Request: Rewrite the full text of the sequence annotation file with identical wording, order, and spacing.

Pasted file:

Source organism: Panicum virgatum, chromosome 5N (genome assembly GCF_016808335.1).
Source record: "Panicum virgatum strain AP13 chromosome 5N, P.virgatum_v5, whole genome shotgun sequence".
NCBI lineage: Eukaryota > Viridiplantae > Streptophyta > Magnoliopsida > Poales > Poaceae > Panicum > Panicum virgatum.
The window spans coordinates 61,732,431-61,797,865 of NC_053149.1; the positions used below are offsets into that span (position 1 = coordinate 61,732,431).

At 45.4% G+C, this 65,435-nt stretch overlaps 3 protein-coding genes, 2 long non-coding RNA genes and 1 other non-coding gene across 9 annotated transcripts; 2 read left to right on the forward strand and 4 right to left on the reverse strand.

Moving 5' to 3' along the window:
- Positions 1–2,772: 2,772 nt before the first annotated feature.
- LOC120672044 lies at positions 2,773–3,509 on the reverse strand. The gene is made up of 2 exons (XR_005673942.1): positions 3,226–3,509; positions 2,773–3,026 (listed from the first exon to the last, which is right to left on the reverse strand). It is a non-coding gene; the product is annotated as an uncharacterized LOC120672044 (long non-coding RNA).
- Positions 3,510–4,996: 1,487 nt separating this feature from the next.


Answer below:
Source organism: Panicum virgatum, chromosome 5N (genome assembly GCF_016808335.1).
Source record: "Panicum virgatum strain AP13 chromosome 5N, P.virgatum_v5, whole genome shotgun sequence".
NCBI lineage: Eukaryota > Viridiplantae > Streptophyta > Magnoliopsida > Poales > Poaceae > Panicum > Panicum virgatum.
The window spans coordinates 61,732,431-61,797,865 of NC_053149.1; the positions used below are offsets into that span (position 1 = coordinate 61,732,431).

At 45.4% G+C, this 65,435-nt stretch overlaps 3 protein-coding genes, 2 long non-coding RNA genes and 1 other non-coding gene across 9 annotated transcripts; 2 read left to right on the forward strand and 4 right to left on the reverse strand.

Moving 5' to 3' along the window:
- Positions 1–2,772: 2,772 nt before the first annotated feature.
- LOC120672044 lies at positions 2,773–3,509 on the reverse strand. The gene is made up of 2 exons (XR_005673942.1): positions 3,226–3,509; positions 2,773–3,026 (listed from the first exon to the last, which is right to left on the reverse strand). It is a non-coding gene; the product is annotated as an uncharacterized LOC120672044 (long non-coding RNA).
- Positions 3,510–4,996: 1,487 nt separating this feature from the next.